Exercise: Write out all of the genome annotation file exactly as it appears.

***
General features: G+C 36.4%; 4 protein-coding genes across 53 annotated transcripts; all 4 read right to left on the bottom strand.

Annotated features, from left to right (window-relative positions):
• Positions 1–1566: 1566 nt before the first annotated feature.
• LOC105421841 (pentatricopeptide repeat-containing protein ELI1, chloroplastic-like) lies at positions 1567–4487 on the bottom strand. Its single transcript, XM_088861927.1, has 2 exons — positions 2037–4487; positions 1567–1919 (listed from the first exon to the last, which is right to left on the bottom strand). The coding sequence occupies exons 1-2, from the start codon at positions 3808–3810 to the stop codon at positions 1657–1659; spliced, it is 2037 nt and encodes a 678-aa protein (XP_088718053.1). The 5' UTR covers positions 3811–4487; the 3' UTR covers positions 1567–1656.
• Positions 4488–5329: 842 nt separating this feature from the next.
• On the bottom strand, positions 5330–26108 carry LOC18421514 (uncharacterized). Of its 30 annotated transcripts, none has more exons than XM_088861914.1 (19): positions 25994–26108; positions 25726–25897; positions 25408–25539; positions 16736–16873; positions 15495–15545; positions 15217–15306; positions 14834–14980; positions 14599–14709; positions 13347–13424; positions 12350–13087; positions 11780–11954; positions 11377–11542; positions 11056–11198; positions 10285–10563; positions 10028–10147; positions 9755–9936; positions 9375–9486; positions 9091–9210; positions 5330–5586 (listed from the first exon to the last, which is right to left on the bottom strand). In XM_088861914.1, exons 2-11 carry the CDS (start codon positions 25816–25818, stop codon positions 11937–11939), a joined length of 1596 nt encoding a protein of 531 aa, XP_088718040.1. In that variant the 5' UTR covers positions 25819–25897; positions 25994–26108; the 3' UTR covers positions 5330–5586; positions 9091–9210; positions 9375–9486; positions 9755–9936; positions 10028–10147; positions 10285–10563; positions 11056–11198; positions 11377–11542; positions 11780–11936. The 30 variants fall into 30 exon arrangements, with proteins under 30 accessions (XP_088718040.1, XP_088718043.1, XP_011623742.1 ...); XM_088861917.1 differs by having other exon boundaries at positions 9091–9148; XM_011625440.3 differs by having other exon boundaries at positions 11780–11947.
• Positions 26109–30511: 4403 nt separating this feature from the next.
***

General features: G+C 36.4%; 4 protein-coding genes across 53 annotated transcripts; all 4 read right to left on the bottom strand.

Annotated features, from left to right (window-relative positions):
• Positions 1–1566: 1566 nt before the first annotated feature.
• LOC105421841 (pentatricopeptide repeat-containing protein ELI1, chloroplastic-like) lies at positions 1567–4487 on the bottom strand. Its single transcript, XM_088861927.1, has 2 exons — positions 2037–4487; positions 1567–1919 (listed from the first exon to the last, which is right to left on the bottom strand). The coding sequence occupies exons 1-2, from the start codon at positions 3808–3810 to the stop codon at positions 1657–1659; spliced, it is 2037 nt and encodes a 678-aa protein (XP_088718053.1). The 5' UTR covers positions 3811–4487; the 3' UTR covers positions 1567–1656.
• Positions 4488–5329: 842 nt separating this feature from the next.
• On the bottom strand, positions 5330–26108 carry LOC18421514 (uncharacterized). Of its 30 annotated transcripts, none has more exons than XM_088861914.1 (19): positions 25994–26108; positions 25726–25897; positions 25408–25539; positions 16736–16873; positions 15495–15545; positions 15217–15306; positions 14834–14980; positions 14599–14709; positions 13347–13424; positions 12350–13087; positions 11780–11954; positions 11377–11542; positions 11056–11198; positions 10285–10563; positions 10028–10147; positions 9755–9936; positions 9375–9486; positions 9091–9210; positions 5330–5586 (listed from the first exon to the last, which is right to left on the bottom strand). In XM_088861914.1, exons 2-11 carry the CDS (start codon positions 25816–25818, stop codon positions 11937–11939), a joined length of 1596 nt encoding a protein of 531 aa, XP_088718040.1. In that variant the 5' UTR covers positions 25819–25897; positions 25994–26108; the 3' UTR covers positions 5330–5586; positions 9091–9210; positions 9375–9486; positions 9755–9936; positions 10028–10147; positions 10285–10563; positions 11056–11198; positions 11377–11542; positions 11780–11936. The 30 variants fall into 30 exon arrangements, with proteins under 30 accessions (XP_088718040.1, XP_088718043.1, XP_011623742.1 ...); XM_088861917.1 differs by having other exon boundaries at positions 9091–9148; XM_011625440.3 differs by having other exon boundaries at positions 11780–11947.
• Positions 26109–30511: 4403 nt separating this feature from the next.